A Note On G.W.M. Reynolds On The Reception Of His Pickwick Abroad

March 21, 2019

A Note On G.W.M. Reynolds On The

Reception Of His Pickwick Abroad

by

R.E. Prindle

 

In March 1836 Charles Dickens began his story The Posthumous Papers of the Pickwick Club. The story was issued in weekly parts concluding in October 1838. The series had been a great success, actually moving fiction into its modern phase. G.W.M Reynolds- George William MacArthur- noting Pickwick’s phenomenal success decided to piggy back on Dicken’s success so he began a continuation of the novel called Pickwick Abroad beginning three months after Dickens last installment in January 1838 in weekly parts through Aug. 1839.

His continuation was a success also. It did dumbfound the literary circles who considered it a plagiarism. For Reynolds his appropriation of the whole of Dickens’ idea and his cast of characters and, indeed, only a couple months after Dickens concluded, Reynolds began. The public must have said something like: ‘Oh, too much of a good thing.’

Reynolds version was running concurrently with the publication of Dickens’ Pickwick Papers in book form. How much confusion and dismay this may have caused was probably profound. Unheard of. The public unaware with what was happening very likely thought that Pickwick Abroad was, in fact, a sequel to the Papers. Whether the sequel cut into sales of The Papers isn’t known; perhaps it augmented them, the story becoming one in the public mind.

Regardless of copyright violations, copyrights being ill formed at the time, the sheer effrontery of appropriating another writers success was astounding and deeply, even viscerally, resented by Dickens as why shouldn’t it have been. Dickens bore rancor in his heart while it was always remembered by the literary crowd as a gaffe on Reynold’s part.

Both men went on to subsequent great success over the next thirty odd years with Dickens being a legend still. Reynolds who was extremely prolific, composing as many as possibly 40 very long titles actually sold more copies than Dickens. As happens to writers who write copiously the mind becomes worn and exhausted by the age of 60; it loses its flexibility. Following the excellent short biography of Dick Collins as published as a forword in the Vallancourt edition of Reynold’s The Necromancer in about 1862 Reynolds had ceased to write novels and apparently through with that line of endeavor sold all his copyrights to his printer, John Dick. They had been associates through most of Reynolds career.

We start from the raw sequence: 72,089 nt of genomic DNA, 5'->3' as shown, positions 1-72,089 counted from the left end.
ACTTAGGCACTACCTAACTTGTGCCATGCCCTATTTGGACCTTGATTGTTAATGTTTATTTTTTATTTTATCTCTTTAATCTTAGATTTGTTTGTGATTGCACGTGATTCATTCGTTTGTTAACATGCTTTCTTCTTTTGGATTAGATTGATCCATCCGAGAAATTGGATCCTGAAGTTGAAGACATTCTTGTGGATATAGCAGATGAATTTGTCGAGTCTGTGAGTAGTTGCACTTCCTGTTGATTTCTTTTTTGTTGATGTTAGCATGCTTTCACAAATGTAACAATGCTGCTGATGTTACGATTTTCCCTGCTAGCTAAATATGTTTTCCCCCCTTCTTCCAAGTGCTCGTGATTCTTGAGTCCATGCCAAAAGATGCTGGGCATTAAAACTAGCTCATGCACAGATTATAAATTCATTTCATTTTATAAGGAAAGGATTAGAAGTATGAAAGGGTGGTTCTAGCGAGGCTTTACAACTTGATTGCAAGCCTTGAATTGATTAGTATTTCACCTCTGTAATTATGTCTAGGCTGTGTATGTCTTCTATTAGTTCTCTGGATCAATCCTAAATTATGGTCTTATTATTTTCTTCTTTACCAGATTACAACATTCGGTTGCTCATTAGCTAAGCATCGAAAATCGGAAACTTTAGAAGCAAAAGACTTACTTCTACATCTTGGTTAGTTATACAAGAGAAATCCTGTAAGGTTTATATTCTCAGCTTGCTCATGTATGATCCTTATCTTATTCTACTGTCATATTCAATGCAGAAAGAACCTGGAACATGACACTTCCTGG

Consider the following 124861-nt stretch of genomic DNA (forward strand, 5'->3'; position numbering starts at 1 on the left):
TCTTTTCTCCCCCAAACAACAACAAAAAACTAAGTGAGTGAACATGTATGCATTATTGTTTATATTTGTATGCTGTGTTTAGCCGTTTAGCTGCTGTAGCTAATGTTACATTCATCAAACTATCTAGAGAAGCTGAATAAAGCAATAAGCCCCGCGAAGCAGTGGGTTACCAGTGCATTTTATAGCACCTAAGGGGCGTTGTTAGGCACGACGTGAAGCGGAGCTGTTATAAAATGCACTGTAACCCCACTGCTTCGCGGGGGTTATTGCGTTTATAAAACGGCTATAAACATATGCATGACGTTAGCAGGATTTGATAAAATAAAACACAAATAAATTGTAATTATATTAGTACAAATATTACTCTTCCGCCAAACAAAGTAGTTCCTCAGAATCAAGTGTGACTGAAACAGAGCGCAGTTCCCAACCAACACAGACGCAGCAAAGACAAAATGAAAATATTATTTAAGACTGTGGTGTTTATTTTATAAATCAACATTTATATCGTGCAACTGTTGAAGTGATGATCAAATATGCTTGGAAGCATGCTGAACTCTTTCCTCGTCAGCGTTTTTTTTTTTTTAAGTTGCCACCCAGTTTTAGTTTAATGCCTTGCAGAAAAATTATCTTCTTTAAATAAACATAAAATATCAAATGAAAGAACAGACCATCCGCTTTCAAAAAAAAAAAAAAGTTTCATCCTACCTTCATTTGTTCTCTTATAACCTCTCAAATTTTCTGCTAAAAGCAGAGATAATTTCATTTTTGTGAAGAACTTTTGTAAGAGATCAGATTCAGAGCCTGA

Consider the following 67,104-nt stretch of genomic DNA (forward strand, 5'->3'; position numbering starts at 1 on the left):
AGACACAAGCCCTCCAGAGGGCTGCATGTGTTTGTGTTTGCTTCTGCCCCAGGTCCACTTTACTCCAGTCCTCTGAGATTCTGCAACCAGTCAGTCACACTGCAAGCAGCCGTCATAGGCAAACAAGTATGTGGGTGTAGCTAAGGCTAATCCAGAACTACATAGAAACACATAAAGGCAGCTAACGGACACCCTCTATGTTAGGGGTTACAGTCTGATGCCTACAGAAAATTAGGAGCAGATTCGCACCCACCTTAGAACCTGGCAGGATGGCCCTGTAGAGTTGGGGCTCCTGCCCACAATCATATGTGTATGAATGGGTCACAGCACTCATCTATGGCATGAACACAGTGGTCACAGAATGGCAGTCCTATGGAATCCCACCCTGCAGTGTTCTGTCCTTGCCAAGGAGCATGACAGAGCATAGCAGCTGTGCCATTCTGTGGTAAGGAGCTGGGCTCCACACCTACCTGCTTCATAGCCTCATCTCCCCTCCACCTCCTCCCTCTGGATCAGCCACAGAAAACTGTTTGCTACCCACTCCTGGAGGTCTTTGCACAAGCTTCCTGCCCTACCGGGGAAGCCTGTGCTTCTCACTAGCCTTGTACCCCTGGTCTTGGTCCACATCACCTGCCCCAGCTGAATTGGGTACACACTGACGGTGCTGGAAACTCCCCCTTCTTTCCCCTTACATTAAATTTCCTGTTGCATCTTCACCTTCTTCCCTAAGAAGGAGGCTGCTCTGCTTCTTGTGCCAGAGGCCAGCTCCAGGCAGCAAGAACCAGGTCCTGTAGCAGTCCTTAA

Now in possession of Reynolds’ copyrights Dick accordingly brought out an edition of the entire corpus save Pickwick Abroad. This would seem to mean that publishing that book would be embarrassing, or, perhaps Dickens may even have requested that exclusion. Perhaps so, but it did sting Reynolds to the core. So that his entire corpus would be available one presumes, Reynolds found a publisher to reissue Pickwick Abroad dated 1864.

The book contains two prefaces, the first appearing to be from the first edition and the second from the 1864 reissue. In it Reynolds make no apologies. I quote the second preface in full:

On perusing the work, preparatory to the issue of this present edition, I see nothing that I regret having written, or that I have thought it prudent to omit. The ensuing pages are, then, a faithful reprint of the original edition, without the slightest abridgement: the plates accompanying it are also those which were expressly designed for the work, by Alfred Crowquill and Mr. Phillips.

With these words do I introduce the new edition of “PICKWICK ABROAD” to the public—sincerely hoping that its cheapness will have the effect of multiplying a hundred fold the number of readers.

He wasn’t kidding about the cheapness either.

I think the feeling of insult by Dick’s omission of the book is deeply felt. And who knows but that a great of satisfaction by that omission was felt by Dickens.

There is also an issue of how long Reynolds resided in France. In the First Preface written in 1839 he says he resided among the French for ten years. If so, it was only possible from 1830 when he was sixteen to 1837-8 just before he turned 25. Collins who has researched he issue thinks that Reynolds was only in France for a couple of years from ’35 to ’37. One must choose between Reynolds and Collings. Now, the age figure 25 occurs frequently in Reynolds early writing usually in connection with a death. Psychologically, then, it would appear that the Reynolds of his youth died in 1839 when he was twenty-five and Pickwick Abroad was a success. In fact in the legend of Edmund Mortimer as told in Master Timothy’s Bookcase, Edmund Mortimer the literary alter ego of Reynolds, belongs to a family in which the male dies in his room in his mansion at the age of 25. Thus with the publication of Pickwick Abroad the previous G.W.M. Reynolds in the character of Edmund Mortimer died and the second G.W.M. Reynolds took his place. Reynolds was reborn in his mind in 1839. The legend of the Mortimers then continues into it eighth incarnation and through Reynolds II reborn from the ashes of Mortimer I, the Mortimer line lives on.

Another of the mysteries Reynolds so loved to unravel, this one a mystery of his heart.

Leave a Reply

Fill in your details below or click an icon to log in:

WordPress.com Logo

You are commenting using your WordPress.com account. Log Out /  Change )

Google photo

You are commenting using your Google account. Log Out /  Change )

Twitter picture

You are commenting using your Twitter account. Log Out /  Change )

Facebook photo

You are commenting using your Facebook account. Log Out /  Change )

Connecting to %s